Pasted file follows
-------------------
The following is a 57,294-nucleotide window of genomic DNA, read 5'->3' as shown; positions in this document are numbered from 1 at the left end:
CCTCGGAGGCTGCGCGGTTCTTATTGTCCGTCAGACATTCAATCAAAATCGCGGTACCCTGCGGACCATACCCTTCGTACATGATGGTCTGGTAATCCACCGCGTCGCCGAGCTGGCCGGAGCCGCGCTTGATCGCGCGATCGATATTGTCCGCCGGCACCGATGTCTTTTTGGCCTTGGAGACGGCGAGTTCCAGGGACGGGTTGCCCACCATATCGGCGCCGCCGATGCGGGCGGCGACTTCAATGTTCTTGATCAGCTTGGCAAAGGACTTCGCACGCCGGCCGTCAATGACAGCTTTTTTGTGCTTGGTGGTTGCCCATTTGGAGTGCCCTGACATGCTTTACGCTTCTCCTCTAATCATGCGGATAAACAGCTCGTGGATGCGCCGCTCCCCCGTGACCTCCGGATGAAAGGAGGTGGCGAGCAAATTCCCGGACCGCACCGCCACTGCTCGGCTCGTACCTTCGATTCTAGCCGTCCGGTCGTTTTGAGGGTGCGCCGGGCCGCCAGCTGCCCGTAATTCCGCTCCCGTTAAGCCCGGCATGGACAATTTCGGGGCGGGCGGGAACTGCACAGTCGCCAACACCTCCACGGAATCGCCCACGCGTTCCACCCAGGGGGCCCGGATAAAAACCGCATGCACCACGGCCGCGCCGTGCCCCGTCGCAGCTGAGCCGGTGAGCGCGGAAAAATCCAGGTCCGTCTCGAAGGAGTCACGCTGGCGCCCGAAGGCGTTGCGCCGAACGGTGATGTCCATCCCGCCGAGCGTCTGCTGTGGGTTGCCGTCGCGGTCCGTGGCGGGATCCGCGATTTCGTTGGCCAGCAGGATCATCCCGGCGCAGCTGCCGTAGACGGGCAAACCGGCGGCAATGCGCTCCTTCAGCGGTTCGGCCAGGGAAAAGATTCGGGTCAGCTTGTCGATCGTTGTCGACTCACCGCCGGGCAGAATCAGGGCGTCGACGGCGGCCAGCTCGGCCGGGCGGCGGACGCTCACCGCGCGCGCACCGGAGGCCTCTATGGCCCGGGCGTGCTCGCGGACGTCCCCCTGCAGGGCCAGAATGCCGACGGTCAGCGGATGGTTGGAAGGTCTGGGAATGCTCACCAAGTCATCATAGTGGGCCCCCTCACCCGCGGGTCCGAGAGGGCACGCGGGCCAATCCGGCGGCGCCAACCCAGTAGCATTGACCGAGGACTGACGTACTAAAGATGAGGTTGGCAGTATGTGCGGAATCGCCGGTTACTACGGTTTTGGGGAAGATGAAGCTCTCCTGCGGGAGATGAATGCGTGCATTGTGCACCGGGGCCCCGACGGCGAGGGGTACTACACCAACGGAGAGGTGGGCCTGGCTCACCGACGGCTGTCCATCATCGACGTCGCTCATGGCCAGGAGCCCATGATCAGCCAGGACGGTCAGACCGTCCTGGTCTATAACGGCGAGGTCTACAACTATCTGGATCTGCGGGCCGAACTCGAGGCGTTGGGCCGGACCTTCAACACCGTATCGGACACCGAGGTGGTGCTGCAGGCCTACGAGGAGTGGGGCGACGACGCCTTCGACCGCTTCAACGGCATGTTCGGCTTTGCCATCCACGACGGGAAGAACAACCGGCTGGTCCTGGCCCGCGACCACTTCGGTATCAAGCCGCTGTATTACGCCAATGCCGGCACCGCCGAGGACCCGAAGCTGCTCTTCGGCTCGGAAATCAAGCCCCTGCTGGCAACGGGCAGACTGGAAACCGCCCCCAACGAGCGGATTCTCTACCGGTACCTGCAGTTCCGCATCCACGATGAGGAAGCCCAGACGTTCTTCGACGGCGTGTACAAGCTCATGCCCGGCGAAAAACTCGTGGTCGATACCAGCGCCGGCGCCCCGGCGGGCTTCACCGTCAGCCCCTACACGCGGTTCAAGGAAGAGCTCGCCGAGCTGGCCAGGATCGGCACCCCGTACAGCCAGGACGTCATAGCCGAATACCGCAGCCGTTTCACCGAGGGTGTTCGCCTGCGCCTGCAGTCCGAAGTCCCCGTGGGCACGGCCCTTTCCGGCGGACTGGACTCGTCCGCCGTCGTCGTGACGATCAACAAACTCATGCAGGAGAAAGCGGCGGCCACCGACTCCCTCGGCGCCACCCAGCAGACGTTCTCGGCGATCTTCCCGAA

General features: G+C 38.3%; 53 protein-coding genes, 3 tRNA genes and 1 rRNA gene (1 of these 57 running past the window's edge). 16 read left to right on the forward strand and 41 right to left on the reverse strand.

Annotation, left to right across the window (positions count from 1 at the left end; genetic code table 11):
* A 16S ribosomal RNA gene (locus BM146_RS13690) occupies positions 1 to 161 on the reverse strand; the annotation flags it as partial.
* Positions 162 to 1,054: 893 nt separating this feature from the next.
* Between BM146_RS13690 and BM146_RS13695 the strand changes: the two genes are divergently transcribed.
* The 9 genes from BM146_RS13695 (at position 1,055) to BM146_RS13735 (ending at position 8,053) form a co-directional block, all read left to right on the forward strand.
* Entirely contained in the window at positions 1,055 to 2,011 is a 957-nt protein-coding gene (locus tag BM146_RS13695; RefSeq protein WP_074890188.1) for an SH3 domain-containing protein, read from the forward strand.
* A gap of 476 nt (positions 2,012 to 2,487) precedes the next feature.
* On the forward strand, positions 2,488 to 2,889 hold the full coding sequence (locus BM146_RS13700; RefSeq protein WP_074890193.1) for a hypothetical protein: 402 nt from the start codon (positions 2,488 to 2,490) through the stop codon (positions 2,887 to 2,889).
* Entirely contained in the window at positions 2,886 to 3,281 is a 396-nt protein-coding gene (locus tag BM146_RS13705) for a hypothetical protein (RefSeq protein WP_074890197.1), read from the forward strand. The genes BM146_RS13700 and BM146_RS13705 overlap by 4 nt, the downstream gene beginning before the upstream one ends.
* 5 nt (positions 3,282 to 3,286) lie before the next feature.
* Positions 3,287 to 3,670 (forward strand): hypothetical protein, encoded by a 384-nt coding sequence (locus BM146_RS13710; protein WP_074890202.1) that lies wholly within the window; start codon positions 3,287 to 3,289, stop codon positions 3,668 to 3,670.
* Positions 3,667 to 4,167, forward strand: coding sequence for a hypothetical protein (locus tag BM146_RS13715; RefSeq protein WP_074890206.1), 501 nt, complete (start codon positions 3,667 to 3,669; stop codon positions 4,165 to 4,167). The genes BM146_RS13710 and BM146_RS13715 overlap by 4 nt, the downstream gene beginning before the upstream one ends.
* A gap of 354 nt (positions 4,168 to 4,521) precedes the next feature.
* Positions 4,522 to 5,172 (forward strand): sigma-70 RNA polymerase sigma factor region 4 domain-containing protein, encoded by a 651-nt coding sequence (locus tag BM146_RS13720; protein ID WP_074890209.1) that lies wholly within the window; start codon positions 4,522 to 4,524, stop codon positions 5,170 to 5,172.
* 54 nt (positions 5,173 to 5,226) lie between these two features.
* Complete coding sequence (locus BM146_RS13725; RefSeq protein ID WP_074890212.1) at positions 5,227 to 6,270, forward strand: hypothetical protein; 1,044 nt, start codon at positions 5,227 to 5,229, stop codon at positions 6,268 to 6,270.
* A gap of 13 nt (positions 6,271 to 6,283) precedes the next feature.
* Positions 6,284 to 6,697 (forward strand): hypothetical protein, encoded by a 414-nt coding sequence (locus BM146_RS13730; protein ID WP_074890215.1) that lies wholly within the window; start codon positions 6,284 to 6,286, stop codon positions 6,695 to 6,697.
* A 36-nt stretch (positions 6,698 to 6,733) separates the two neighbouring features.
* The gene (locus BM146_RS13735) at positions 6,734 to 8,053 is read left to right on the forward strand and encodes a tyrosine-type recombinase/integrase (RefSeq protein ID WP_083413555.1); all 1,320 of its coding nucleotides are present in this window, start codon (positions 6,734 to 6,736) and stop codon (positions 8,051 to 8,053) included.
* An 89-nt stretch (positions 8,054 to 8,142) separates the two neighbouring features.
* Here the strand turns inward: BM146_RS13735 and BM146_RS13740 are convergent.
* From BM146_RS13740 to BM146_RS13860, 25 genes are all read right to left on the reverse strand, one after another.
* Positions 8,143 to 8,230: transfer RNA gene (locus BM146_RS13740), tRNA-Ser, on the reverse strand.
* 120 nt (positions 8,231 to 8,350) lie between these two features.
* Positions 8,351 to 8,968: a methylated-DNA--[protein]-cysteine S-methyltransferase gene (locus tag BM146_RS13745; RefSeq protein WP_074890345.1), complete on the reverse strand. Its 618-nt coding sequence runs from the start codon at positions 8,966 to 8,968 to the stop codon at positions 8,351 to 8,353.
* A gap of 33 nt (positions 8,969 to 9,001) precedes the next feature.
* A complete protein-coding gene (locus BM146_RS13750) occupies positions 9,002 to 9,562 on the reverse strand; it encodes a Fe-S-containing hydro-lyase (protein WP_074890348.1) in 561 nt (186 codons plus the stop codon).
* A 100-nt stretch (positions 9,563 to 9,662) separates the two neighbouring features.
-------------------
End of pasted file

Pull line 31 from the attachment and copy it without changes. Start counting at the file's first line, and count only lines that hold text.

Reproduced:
* A complete protein-coding gene (locus BM146_RS13750) occupies positions 9,002 to 9,562 on the reverse strand; it encodes a Fe-S-containing hydro-lyase (protein WP_074890348.1) in 561 nt (186 codons plus the stop codon).